What is the highest possible energy per beam that the LHC can handle?
Gear300 said:What is the highest possible energy per beam that the LHC can handle?
Check this site out it has a lot of information and even a few comparisons: http://www.lhc-closer.es/php/index.php?i=1&s=4&p=4&e=0"Gear300 said:What is the highest possible energy per beam that the LHC can handle?
naima said:I guess that you think of energy per proton and not per beam.
mgb_phys said:Actually turning the thing off and getting rid of this energy without making a mess is a bit part of the design
That's cool, and what happens to the temperature in rooms where the collisions are do these detectors get red hot?MotoH said:The LHC beam dumper is located in point 6 of the main ring. Basically it will take a magnet and deflect each beam into a very large concrete and iron lined, water cooled carbon chamber which absorbs the beam.
Chelle12 said:That's cool, and what happens to the temperature in rooms where the collisions are do these detectors get red hot?
The LHC is a particle accelerator that was built to help scientists study the fundamental building blocks of the universe. It is used to collide particles at extremely high speeds, allowing researchers to study the resulting reactions and gain a better understanding of the laws of physics.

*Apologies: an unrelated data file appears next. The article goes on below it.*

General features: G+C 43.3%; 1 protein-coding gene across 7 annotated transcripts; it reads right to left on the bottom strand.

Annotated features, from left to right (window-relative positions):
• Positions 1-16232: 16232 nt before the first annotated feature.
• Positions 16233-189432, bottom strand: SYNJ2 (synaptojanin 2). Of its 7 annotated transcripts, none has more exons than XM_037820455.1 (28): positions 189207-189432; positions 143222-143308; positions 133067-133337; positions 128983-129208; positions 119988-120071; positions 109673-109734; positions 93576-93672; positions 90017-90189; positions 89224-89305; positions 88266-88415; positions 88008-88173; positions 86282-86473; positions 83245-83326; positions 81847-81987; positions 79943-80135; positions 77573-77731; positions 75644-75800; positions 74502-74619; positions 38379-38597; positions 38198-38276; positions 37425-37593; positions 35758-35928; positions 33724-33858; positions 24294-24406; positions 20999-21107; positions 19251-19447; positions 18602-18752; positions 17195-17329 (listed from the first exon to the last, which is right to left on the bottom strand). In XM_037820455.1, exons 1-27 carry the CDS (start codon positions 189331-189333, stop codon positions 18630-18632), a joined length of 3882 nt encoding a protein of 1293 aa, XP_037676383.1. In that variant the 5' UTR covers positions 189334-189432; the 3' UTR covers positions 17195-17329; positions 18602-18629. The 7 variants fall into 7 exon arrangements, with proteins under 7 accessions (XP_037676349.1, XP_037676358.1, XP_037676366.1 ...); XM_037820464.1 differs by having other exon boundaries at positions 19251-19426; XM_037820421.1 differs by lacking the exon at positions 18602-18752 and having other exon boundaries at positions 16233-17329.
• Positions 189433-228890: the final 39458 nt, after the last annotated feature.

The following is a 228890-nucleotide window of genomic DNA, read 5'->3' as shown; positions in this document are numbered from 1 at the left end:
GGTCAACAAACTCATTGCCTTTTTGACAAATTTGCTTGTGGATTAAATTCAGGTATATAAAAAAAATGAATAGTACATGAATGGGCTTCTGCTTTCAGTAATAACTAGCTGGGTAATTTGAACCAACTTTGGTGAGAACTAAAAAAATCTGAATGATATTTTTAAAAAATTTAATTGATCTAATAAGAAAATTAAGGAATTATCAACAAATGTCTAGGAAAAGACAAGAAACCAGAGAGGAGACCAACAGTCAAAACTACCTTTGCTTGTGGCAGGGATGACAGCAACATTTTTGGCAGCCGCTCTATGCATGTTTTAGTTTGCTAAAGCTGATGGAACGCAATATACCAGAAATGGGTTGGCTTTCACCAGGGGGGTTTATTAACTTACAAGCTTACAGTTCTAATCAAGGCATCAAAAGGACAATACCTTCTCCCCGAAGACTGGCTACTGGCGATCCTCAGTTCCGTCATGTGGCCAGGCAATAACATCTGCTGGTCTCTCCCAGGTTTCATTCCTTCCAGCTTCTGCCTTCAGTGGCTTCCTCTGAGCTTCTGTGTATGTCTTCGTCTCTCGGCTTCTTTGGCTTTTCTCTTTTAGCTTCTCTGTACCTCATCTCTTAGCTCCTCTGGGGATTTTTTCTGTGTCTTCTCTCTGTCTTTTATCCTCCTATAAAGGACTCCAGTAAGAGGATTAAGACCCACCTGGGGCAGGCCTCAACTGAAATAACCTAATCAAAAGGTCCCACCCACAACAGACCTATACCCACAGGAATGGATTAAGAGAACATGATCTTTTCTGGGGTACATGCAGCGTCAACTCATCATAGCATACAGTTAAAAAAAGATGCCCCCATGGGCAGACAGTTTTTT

The highest energy that can be achieved in the LHC is 14 TeV (tera electron volts). This is the maximum energy that the current design of the LHC can reach. However, there are plans to upgrade the LHC to reach even higher energies in the future.
Reaching the highest possible energy in the LHC allows scientists to explore new frontiers in particle physics and potentially discover new particles or phenomena that have not been observed before. It also allows for more precise measurements and better understanding of known particles and their interactions.
There are some concerns about the safety of operating the LHC at high energies, including the possibility of creating microscopic black holes or other exotic particles. However, extensive research and safety measures have been taken to ensure that these risks are minimal and that any potential hazards are mitigated.
Currently, the main limitation to increasing the energy in the LHC is the technology and engineering constraints of the accelerator. However, with ongoing advancements and upgrades, it is possible that the energy could be increased even further in the future.